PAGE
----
Actually there are fewer factories than you would think.  The region lost a lot of capacity when sourcing went overseas in the early 2000s.  Many of the factories that remain deal in larger minimum quantities.  Smaller factories are not easy to find because there hasn’t been much investment in new infrastructure. Apparel expertise really rests in the older generation, with not many young people coming on board.  Luckily there are people who are continuing the industry and there is a mini resurgence.  Ellen Guarini, owner of CCnS is very committed to helping young companies manufacture in the state.  She has been a fantastic guide in this whole process.

104 kep3.jpg

6. How did you decide how many pockets to make and what are the size ranges of the pockets?

 I really wanted to maximize “tucking” space while minimizing a bulky appearance.  I want ways to place essentials across the body where they would be less conspicuous, and comfortable.  Plus it had to be flattering; if not, you might as well just wear a fanny pack!  I played, and played, and played, with options and then literally one day I pulled out my mother’s old sewing machine and the design came out of my head in one shot.  It has been tweaked since then, but it was really an organic process that led to the three upper pockets and six lower pockets (2 are zippered).

104 kep4.jpg

7. The TuckTop owners I spoke with tell me the TuckTop is flattering for most body types. How have you managed to achieve this feat? Was it a priority?

Yes - looks were definitely a priority.  It works because of a plurality of things in the design.  The design and concept is Patent Pending.

8. How long was it from prototype to first sale?

1.5 years

9. The TuckTop is available on your website. Is it in any brick and mortar stores?

The TuckTop is available on our website and we sometimes sell directly to the public at festivals and conventions geared toward women.

10. How many styles do you offer?

Currently we offer no-sleeve and long-sleeve.  We are working on a ¾ sleeve.

11. What are the size ranges?

We offer XS thru XL.  The fabric and design are very forgiving so the TuckTop can be flattering for women of different shapes and sizes.

12. Will there be styles/sizes for girls? Do you have plans to make styles for men and boys?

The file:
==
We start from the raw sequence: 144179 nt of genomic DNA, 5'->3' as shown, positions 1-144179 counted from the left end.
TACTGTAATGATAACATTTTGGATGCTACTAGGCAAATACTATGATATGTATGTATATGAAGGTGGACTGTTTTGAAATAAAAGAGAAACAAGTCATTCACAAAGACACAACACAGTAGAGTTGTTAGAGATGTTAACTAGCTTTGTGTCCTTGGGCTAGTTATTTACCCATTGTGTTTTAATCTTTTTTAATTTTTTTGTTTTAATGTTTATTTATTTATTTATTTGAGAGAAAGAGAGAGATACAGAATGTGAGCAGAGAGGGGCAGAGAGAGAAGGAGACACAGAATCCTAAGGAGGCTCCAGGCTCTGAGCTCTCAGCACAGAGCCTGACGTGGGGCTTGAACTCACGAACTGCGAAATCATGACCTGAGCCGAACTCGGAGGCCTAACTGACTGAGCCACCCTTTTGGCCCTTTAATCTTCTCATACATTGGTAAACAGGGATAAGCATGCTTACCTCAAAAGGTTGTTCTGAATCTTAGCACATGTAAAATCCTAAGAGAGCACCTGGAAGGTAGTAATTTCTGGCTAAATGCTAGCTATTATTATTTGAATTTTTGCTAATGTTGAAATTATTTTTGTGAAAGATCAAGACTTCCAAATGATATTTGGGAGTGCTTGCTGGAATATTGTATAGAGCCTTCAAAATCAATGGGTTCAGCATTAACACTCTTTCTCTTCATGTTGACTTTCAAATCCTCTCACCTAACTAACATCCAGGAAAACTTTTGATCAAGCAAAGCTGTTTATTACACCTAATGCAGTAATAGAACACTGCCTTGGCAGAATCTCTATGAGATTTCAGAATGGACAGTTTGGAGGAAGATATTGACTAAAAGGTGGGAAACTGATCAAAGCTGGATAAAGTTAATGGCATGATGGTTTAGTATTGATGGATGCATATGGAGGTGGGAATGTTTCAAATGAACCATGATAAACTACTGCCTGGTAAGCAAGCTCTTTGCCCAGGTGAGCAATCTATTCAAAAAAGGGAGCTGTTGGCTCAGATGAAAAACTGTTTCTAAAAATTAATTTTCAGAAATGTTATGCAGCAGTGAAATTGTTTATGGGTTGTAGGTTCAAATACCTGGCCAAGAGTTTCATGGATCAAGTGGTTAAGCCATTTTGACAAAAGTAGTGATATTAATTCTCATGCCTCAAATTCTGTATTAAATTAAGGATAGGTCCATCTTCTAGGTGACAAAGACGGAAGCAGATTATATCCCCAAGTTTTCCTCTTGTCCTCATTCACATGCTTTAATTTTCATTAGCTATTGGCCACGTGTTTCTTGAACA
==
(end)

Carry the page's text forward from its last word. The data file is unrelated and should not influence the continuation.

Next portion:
Nothing for guys yet, though a-lot of people ask!

13. How did you determine your target market?

Our target market is basically women who like to be hands free - pretty broad!!!! Actually, it aligns pretty well with the Wise Women demographic - smart, dynamic, active women who like to accomplish things and be engaged in life!

104 kep2.jpg

14. Who designed your logo and created your slogan “It is more than a top; it is freedom you wear!”?

I worked with a great graphic designer who took what was in my head and put it on paper and brought it to life with color.

15. If I subscribe to your website, what can I expect in my emails?

Our email marketing is very low key - we won’t bombard you with offer after offer every day.  We offer tips on travel and how to use the top, stories of inspiring women, and special offers.  That’s it.  We don’t want to contribute to the email clutter out there.

16. What role has social media played in marketing your product? What sites do you use? What sort of relationship have you established with your followers?

Social media is key; we are still figuring out how best to use it.

17. What is The Free Woman Apparel TuckCARE Giving Program?

If a group of any sort thinks their adherents would like the TuckTop, we can designate a special code for them.  For every top sold through their efforts or to friends and family who use the code, they receive a certain amount for their cause.

18. Do you have plans for additional clothing?

I dream, but basics first!

19. Where do you want your company to be in five years?  

Solid, growing, known, respected, contributing to good

20. What else do you want people to know about Kim Epp Frenette and Free Woman Apparel LLC?

Fashion should be at the service of women, not our dictator.  Women are an incredible force for good in this world.  I just want a tiny role in helping women achieve their goals, to the benefit of us all!

104 kep2.jpg

For more information about the TuckTop and Free Woman Apparel, LLC visit

Be sure to watch Kim's video - we had technical difficulties and were not able to post it on This Awful Awesome Life.


Impoverished English by Orlando Bartro

Joe and Linda Cahill: One Year of the Vegan Lifestyle and Counting...